How messed up is the world? Are people growing colder to forgein travelers? Here are some observations from, Ted Simon, a seasoned traveler.
Ted Simon spoke at the Overland Expo this weekend to inspire people to “just go” and see the world. It’s a common theme at the expo, and Ted is an authority figure given his travel resume . A foundation has sprung up in his name to promote the spirit of travel that his books capture. The incredibly humble Ted always made sure to mention it wasn’t his idea and that he never thinks too highly of anyone who erects a statue (virtual in this case) of themselves within their lifetime. His stories and words of wisdom never let me down. Sometimes you’re not quite sure what he’s getting at until he brings it all together in a way you never saw coming. His thoughts on the current state of the world did leave me a little bothered though.
Having traveled around the world for four years in 1973 and repeating the route in 2001 Ted has a unique insight. He candidly refers to the world as a “mess.” He recalls a change he found consistent across all continents. In 1970 people he met were friendly, kind and welcoming. Thirty years later the reception from strangers was still friendly, kind and welcoming but always followed with questions like: “What do you want?” or “What are you doing here?” Suspicion seems to be growing, and perhaps globalism is blame. A world more interconnected can bring about incredibly beautiful things, but there’s no filter against the ugly things too.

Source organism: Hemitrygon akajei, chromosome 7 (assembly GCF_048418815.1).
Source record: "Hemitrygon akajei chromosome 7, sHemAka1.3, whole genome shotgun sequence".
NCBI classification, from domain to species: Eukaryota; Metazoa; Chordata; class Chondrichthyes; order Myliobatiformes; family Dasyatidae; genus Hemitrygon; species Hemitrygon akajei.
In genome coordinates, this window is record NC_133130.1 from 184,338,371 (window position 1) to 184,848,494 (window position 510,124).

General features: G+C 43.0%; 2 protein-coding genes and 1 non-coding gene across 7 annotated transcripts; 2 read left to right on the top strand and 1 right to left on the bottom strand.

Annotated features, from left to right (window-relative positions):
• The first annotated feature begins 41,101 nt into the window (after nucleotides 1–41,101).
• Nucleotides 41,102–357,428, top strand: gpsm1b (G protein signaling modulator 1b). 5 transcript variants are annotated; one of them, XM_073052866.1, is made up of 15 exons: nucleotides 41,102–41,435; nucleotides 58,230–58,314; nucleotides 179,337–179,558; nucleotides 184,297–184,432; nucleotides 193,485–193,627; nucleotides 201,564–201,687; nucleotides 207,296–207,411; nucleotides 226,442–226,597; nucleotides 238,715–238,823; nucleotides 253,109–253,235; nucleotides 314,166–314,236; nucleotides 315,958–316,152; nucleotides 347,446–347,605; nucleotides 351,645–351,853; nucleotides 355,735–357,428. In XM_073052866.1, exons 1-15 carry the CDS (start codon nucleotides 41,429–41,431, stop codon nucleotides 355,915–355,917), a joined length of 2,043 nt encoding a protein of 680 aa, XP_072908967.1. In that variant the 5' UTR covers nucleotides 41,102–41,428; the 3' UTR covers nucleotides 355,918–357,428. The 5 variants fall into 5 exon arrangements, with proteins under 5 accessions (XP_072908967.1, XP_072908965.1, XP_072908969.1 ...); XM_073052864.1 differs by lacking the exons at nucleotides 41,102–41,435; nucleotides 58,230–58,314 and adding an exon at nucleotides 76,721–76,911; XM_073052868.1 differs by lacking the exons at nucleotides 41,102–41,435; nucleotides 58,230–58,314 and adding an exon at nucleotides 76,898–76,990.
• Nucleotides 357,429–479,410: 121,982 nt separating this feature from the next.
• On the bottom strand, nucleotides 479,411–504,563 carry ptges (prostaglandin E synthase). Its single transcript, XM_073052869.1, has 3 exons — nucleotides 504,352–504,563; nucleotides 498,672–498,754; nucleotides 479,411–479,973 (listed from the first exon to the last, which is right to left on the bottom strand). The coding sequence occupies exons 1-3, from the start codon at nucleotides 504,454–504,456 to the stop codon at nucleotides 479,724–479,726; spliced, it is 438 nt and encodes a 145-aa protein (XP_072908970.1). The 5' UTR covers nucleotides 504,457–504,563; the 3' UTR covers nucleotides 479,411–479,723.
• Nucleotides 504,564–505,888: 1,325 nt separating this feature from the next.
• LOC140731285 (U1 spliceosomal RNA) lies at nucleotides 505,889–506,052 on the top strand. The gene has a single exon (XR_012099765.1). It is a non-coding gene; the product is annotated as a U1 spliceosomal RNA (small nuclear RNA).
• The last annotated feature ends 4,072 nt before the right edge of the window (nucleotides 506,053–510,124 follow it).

Is Ted turning into a curmudgeon in his old age, or is there some truth to how messed up things are?
I’ve only had one big journey and it wasn’t as lengthy as Ted’s, but I came away with a great deal of optimism about people and the world. I thought the world was a mess before I left for Latin America, so maybe it was easy for my perceptions to make a positive shift from by the warmth I experienced from people.
Perhaps I am exaggerating his commentary on the current state of affairs. I try and think about all the ways he is right and all the ways I could be mistaken. Ted deserves the benefit of the doubt with his experience, but it still bothers me. He still urges people to go out into the world, but I get the feeling that it is in need of saving along with exploring.
Never mind corporations, politics and pretty much anything involving large sums of money. These things are expected to have turmoil.
What about the culture from country to country?
What about the stranger you meet in a distant land?
Is suspicion brewing everywhere?
Is the warmth of the world fading?
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